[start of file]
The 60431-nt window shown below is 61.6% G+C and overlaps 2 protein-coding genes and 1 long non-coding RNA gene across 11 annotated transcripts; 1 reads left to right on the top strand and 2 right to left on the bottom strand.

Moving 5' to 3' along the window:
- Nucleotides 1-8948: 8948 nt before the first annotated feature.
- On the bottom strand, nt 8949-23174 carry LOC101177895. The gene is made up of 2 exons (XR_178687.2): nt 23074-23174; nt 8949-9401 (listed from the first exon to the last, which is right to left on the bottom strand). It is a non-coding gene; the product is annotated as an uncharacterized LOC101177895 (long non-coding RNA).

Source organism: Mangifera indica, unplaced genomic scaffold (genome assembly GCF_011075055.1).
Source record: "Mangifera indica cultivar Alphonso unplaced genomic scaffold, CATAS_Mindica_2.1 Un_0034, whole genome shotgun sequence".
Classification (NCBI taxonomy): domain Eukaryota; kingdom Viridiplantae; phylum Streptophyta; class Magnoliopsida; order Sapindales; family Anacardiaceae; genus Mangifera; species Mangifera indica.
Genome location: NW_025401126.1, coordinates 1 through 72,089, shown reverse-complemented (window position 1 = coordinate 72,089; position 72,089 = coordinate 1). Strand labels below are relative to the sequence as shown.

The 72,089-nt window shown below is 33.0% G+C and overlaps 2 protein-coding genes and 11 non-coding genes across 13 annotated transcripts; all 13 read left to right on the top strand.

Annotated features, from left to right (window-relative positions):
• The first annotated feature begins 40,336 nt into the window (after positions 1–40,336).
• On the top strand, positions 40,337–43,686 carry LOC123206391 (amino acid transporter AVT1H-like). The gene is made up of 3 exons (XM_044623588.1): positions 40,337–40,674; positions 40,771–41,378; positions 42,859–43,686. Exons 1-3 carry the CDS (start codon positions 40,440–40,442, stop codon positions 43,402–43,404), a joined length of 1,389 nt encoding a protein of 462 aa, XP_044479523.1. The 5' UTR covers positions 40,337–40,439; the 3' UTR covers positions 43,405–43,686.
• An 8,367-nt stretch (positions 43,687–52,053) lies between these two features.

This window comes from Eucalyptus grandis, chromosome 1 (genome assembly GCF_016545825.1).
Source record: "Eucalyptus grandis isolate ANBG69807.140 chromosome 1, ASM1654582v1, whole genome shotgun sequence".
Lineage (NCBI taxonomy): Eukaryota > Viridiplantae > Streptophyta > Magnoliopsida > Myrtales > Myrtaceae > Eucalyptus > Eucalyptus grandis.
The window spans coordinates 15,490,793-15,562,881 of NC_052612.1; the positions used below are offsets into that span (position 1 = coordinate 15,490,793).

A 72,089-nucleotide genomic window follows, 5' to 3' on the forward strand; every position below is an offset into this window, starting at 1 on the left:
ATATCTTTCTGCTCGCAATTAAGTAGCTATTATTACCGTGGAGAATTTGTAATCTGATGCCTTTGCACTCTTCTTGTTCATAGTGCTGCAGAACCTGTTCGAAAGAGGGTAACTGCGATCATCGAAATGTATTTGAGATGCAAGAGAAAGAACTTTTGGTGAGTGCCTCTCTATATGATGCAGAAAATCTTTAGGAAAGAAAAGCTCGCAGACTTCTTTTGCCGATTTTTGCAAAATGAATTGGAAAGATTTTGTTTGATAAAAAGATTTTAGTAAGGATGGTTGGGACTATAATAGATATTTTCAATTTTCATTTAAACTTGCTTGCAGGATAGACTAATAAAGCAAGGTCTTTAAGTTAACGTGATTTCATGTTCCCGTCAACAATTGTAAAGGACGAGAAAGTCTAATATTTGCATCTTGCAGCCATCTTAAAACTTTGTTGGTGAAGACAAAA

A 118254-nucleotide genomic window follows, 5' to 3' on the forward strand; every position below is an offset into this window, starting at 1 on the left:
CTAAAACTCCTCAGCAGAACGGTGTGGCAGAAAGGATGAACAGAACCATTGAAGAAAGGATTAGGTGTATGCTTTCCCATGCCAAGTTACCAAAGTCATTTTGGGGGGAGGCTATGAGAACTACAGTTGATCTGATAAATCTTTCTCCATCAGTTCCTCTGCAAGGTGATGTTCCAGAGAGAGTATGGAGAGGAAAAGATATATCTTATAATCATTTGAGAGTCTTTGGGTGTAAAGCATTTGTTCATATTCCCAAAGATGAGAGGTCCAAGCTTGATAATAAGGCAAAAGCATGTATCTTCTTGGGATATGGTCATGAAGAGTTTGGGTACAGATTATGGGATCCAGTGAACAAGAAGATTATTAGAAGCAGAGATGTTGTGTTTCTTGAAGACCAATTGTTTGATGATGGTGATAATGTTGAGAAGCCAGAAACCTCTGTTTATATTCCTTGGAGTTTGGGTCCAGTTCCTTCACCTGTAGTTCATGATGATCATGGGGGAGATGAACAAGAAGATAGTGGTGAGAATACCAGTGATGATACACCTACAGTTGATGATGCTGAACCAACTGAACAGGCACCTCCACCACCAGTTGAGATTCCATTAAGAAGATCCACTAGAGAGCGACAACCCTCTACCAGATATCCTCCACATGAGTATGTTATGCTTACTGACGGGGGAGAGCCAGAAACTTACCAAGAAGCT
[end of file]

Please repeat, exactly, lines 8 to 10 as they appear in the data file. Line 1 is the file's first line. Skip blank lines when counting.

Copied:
Genome location: NW_025401126.1, coordinates 1 through 72,089, shown reverse-complemented (window position 1 = coordinate 72,089; position 72,089 = coordinate 1). Strand labels below are relative to the sequence as shown.

The 72,089-nt window shown below is 33.0% G+C and overlaps 2 protein-coding genes and 11 non-coding genes across 13 annotated transcripts; all 13 read left to right on the top strand.

Annotated features, from left to right (window-relative positions):